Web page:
At The Architect’s Newspaper, we’re plain addicted to Instagram. Sure, we love seeing Brutalist concrete through “Inkwell” or “Ludwig” filters, but there’s also no better place to see where architects are getting their inspiration, how they’re documenting the built environment, and where they’ve traveled of late.
Below, we bring you some of the best Instagrams of this past week! (Also, don’t forget to check out our Instagram account here.)
Last Friday, Rotterdam-based firm MVRDV opened The Why Factory (W)ego: The Future City is Flexible, a bright new installation for Dutch Design Week 2017 in Eindhoven. According to MVRDV co-director Winy Maas, the project is “based on the hypothesis that the maximum density could be equal to the maximum of desires.”
AN contributor and designer Adam Nathaniel Furman shared an alarmingly value-engineered facade in the UK. Beneath the fake brick, a hollow duct–a compelling metaphor for our current newscape. In the comments, there is a bit of hope: Furman and friends list British architects who would never do such a thing, like Sergison Bates, FAT Architects, Outram, or Caruso St. John.
Bloomberg is getting a new $1.3 billion, Foster+Partners-designed headquarters in London. The bronze fin-covered building boasts artwork and installations by Cristina Iglesias, Michael Craig-Martin, Olafur Eliasson, and Langlands & Bell. Eliasson’s No future is possible without a past crowns a central room within the building, resembling the silvery surface of a pond inverted onto the ceiling.
Zaha Hadid Architects completed the King Abdullah Petroleum Studies and Research Centre (KAPSARC) in Riyadh, the capital of Saudi Arabia. The 70,000-square-foot, five-building complex includes an auditorium, library, exhibit hall, and a prayer room sheathed in white latticework (pictured below).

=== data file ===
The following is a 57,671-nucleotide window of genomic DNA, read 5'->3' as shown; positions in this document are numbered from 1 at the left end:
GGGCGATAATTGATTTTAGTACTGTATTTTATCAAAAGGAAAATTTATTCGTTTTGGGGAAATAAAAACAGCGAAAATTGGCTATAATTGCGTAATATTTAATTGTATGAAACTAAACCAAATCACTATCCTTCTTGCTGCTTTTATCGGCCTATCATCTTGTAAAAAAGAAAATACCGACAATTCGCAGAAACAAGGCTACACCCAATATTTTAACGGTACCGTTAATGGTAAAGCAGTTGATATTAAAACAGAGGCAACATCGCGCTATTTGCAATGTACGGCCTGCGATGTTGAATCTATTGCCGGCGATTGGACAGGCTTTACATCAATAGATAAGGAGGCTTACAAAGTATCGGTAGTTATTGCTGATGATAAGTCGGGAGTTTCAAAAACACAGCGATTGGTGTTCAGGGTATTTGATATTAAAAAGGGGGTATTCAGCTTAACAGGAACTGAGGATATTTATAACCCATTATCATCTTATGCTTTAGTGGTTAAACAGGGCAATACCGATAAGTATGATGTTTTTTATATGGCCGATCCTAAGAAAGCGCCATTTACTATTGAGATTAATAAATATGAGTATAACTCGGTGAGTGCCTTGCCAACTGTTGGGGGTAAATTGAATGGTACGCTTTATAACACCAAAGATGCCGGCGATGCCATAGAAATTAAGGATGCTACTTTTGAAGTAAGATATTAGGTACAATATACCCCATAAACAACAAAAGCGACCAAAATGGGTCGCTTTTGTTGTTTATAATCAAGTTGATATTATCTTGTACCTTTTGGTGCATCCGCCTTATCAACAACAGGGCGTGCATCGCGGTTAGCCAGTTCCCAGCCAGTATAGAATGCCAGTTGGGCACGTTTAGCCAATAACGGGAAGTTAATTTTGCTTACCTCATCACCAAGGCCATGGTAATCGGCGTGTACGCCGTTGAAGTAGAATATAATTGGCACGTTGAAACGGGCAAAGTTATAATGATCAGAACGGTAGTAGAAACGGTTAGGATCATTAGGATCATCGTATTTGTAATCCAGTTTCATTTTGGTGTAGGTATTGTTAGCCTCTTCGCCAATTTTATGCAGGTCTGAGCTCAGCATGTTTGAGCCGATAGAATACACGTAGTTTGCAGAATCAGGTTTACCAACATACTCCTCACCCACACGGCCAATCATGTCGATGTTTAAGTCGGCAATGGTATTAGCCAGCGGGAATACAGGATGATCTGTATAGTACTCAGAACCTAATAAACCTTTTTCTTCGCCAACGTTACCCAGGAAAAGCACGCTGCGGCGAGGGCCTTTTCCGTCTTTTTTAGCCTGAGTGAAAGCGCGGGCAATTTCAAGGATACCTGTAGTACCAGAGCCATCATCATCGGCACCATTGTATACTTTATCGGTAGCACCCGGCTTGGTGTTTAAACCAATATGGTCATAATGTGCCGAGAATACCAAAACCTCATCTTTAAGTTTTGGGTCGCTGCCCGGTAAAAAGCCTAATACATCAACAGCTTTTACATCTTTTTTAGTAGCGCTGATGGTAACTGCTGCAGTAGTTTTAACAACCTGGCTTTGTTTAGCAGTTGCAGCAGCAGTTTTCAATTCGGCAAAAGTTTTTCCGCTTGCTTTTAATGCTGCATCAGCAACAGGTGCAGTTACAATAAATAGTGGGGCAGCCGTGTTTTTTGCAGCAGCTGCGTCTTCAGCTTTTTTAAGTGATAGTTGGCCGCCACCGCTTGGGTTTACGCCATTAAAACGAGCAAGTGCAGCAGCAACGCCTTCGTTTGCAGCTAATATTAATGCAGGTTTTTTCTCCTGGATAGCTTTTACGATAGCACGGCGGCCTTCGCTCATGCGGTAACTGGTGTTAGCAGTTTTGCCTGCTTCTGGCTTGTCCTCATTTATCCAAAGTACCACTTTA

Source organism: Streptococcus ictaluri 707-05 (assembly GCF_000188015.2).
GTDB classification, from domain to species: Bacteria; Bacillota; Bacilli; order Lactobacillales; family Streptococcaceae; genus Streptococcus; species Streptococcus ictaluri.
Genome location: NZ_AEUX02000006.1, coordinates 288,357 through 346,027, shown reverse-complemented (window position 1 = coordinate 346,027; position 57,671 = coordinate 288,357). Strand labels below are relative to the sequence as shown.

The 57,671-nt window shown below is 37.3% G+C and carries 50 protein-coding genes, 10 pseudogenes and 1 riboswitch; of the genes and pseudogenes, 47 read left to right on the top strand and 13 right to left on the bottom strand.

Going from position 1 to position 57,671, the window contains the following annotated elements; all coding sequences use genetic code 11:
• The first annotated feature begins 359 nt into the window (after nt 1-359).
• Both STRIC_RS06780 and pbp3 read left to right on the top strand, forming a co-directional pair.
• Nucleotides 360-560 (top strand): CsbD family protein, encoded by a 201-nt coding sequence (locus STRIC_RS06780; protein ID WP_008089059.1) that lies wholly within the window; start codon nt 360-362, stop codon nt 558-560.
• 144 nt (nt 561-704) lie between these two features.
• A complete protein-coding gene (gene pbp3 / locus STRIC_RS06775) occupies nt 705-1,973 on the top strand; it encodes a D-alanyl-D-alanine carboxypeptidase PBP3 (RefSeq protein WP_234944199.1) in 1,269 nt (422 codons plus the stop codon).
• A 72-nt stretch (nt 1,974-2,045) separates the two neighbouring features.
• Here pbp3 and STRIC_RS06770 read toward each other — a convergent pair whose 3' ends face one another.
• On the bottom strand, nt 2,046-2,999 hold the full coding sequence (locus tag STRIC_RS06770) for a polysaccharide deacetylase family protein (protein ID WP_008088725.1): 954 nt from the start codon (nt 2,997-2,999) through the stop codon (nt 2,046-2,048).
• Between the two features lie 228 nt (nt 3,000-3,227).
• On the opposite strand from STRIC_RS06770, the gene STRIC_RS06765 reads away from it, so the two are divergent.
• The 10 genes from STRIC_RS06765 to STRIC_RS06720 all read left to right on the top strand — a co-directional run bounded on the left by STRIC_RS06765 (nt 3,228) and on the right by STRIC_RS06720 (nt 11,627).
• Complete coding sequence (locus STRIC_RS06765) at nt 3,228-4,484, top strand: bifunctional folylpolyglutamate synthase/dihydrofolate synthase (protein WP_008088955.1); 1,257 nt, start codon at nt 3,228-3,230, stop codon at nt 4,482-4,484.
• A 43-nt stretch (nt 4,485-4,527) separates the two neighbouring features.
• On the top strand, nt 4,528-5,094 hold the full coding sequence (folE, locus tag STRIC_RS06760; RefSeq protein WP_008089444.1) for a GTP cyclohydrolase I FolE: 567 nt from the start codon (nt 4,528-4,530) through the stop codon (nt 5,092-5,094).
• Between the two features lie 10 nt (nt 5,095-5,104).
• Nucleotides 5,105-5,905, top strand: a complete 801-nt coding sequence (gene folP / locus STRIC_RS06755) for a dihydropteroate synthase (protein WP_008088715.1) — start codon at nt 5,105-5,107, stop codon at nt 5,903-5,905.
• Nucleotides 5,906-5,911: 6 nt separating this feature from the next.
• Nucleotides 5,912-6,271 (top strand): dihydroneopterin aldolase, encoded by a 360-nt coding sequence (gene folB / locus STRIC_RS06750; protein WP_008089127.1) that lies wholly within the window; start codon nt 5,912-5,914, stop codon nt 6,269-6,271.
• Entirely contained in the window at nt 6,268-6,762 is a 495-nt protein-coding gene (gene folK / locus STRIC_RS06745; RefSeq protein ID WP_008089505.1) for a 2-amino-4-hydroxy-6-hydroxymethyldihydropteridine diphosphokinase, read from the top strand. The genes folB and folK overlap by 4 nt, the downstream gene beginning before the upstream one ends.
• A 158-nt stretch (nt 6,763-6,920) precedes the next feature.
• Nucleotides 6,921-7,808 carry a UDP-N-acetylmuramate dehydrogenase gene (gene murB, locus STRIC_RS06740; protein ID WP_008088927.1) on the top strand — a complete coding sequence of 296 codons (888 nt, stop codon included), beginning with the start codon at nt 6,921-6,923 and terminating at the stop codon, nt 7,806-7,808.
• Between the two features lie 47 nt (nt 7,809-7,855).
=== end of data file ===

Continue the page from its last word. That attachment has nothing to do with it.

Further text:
The musalla at KAPSARC, #Riyadh KAPSARC is a non-profit institution for research into the most effective use of energy for social wellbeing. Developing policies to reduce the environmental impact & costs of energy supply and enabling practical solutions to use energy more efficiently, KAPSARC brings together experts from around the world to tackle energy challenges; freely sharing its analytical knowledge. The KAPSARC campus incorporates five buildings: the Energy Knowledge Centre; the Energy Computer Centre; a Conference Centre with exhibition hall and 300-seat auditorium; a Research Library with archives for 100,000 volumes; and the Musalla, a place for prayer & contemplation within the campus. ZHA’s first project to be awarded LEED Platinum certification by the US Green Building Council, the centre is designed in response to the environmental conditions of the Riyadh Plateau to minimise energy consumption. In nature, hexagonal prismatic honeycomb structures use the least material to create a lattice of cells within a given volume. This principle determined KAPSARC’s composition as an amalgamation of crystalline forms that emerges from the desert landscape. Presenting a solid, protecting shell to the harsh sunlight from the south, the campus opens to north and west; encouraging prevailing winds to cool the campus during temperate months via a series of sheltered courtyards that bring softly-controlled daylight into the interior. Orientated for the sun and wind conditions, the crystalline forms of the prismatic cells gain in height towards the south, west, and east to shield internal spaces from direct sunlight. ‘Wind-catchers’ integrated within the roof profiles catch the prevailing winds from the north, cooling each courtyard. KAPSARC was named #SaudiArabia’s ‘smartest’ building in the Honeywell Smart Building Awards program, based on environmental sustainability, safety and productivity. KAPSARC’s convention centre recently hosted its first major public conference, with more than 20,000 visitors attending @SaudiDesignWeek. #architecture #zahahadid #zahahadidarchitects